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Valentino: Bringing ballroom to the UG stage

DANCE: If he does not look familiar to you, go back and rewatch Winnie Nwagi’s “Jangu” video. Yes, that is Valentino Richard Kabenge and after all the years of teaching and finding joy in dance, on Sunday, he will be premiering his ‘Dance with Valentino’ show on NTV. Isaac Ssejjombwe caught up with him.

1.You have been dancing for a while. Is dance profitable in Uganda?

I cannot say I have earned a lot from dance but it has helped me survive. However, this is beyond money, it is more about a dream. I do not have any limitations because people, especially abroad, earn from dance but why not us? If I fail here, I will at least go over there to achieve more. Despite the darkness that is there at the moment, I am working at achieving light at the end of the tunnel, especially with my new initiative dubbed ‘Dance with Valentino’ which I hope will open people’s mindsets about dance.

2.What is Dance with Valentino all about?

It is basically a dance show that is going to include celebrities telling stories through dance. We are bringing the Latin and ballroom dance, which have not been on the Ugandan market. I want to pass it on to other people and to do that, I had to involve celebrities. I want to tell different stories through dance and what inspired me to come up with this initiative was the interview I had with Faridah Nakazibwe on NTV’s Mwasuze Mutya programme. We danced together and the feedback was overwhelming. It was at that moment that I decided to push that idea into reality. So far, I have already filmed celebrities such as Joanita Kawalya, Sarah Kisawuzi, Winnie Nwagi, Slick Stuart, Salvado, Bruno K and Cindy, among others.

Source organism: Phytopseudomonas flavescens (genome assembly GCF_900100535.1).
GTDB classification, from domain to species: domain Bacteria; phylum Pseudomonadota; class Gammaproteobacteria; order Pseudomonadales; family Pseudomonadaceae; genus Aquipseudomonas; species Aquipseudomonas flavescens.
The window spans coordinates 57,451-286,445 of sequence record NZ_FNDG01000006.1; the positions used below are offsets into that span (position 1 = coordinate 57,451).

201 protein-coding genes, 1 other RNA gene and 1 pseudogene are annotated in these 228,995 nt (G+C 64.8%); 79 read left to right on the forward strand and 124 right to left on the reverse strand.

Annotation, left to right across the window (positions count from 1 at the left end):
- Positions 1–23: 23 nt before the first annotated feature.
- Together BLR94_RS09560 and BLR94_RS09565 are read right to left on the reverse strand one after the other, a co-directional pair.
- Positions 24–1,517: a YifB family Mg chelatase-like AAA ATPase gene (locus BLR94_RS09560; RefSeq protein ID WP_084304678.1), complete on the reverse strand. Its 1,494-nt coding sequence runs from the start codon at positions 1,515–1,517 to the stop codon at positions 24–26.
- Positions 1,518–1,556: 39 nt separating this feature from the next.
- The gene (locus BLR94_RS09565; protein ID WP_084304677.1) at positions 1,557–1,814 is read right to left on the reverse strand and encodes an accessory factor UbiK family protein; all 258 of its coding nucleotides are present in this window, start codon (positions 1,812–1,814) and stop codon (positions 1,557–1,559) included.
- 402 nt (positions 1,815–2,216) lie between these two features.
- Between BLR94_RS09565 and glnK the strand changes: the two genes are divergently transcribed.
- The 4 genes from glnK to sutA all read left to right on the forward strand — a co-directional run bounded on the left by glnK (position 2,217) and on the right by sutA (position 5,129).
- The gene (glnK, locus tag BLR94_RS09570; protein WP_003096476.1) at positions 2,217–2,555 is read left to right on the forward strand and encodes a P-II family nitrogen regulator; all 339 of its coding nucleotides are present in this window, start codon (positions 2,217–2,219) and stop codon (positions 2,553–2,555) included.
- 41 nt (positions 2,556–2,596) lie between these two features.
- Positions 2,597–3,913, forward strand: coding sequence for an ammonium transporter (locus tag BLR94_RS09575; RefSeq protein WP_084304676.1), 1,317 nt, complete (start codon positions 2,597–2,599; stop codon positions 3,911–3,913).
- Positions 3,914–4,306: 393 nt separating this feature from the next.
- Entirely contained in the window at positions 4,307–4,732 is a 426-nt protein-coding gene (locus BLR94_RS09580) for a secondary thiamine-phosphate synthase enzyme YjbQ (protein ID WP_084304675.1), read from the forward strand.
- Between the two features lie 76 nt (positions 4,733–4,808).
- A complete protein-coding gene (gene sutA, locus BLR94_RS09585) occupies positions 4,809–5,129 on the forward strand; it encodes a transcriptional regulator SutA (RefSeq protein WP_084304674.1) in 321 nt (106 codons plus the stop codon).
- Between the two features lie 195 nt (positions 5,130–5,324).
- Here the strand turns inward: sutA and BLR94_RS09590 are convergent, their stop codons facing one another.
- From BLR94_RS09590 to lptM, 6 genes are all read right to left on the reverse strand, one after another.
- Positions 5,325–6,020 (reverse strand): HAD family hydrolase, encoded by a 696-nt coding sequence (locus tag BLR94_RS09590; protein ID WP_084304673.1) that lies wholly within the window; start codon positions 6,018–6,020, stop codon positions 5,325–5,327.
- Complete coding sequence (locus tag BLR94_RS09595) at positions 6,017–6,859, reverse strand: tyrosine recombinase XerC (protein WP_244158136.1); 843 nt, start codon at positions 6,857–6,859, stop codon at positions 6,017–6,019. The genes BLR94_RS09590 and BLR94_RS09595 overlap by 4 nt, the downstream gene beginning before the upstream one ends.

3.We have known most of these celebrities as singers and actors, how do they fair in dance?

What happens is that you get to see them vulnerable. You see their strength on stage when they are singing but when it comes to dancing, they are like babies. It’s quite interesting but we have been giving them a week to practice in the dance studio and some of the dances you will see, include salsa, tango, rumba, hip hop and contemporary.

All the celebrities have been good but Sarah Kisawuzi was really good. Maybe because she was the first to believe in this concept. Then Joanita Kawalya; her presence and being up for the challenge, Winnie Nwagi’s willingness to open up, Cindy has a lot of passion and Salvado was so funny even in dancing.

4.What are some of the challenges you have faced as a dancer?

I have heard people say dance is not respected yet dancers invest a lot of effort in this. We are discriminated against. Actually, I was also denied a chance to be hosted on a certain TV station because the producer of the show thought I was not yet there to be granted a slot but that motivated me to work harder.

5.Why dance and did you attend any dance school?

It is all basically passion. Previously, my goal to join the arts industry was to be an actor but then dance caught my attention and so I switched.

I did not attend any school but it was an effort by a lot of people in my life and those I look up to because in Uganda we don’t have a professional Latin and ballroom school, which is the kind of dance I majored in. We just have social dance places where they just teach the basics so from those basics, I was inspired to look out for more and so I watched dance clips on the internet and shows such as Dancing with the Stars. I also got inspiration from dancers such as Valentin Chmerkovskiy and Maama Salsa, who taught me how to wiggle my waist.


Starting out: I went for salsa social dancing in 2013 when I was 20 years old but I started putting in effort in 2016 when I performed at an award show. It was a defining moment for me to realise that this was what I was meant to do.

Education: I started at Bright Community Primary School up to P4, then St Charles Lwanga Primary School where I completed my P.7. Then I went to Kennedy SS until Senior Two. That is where I stopped because my cousin who was facilitating my studies, he could no longer afford.


I sold fruits at the National Theatre, farmed mushrooms and so much more.

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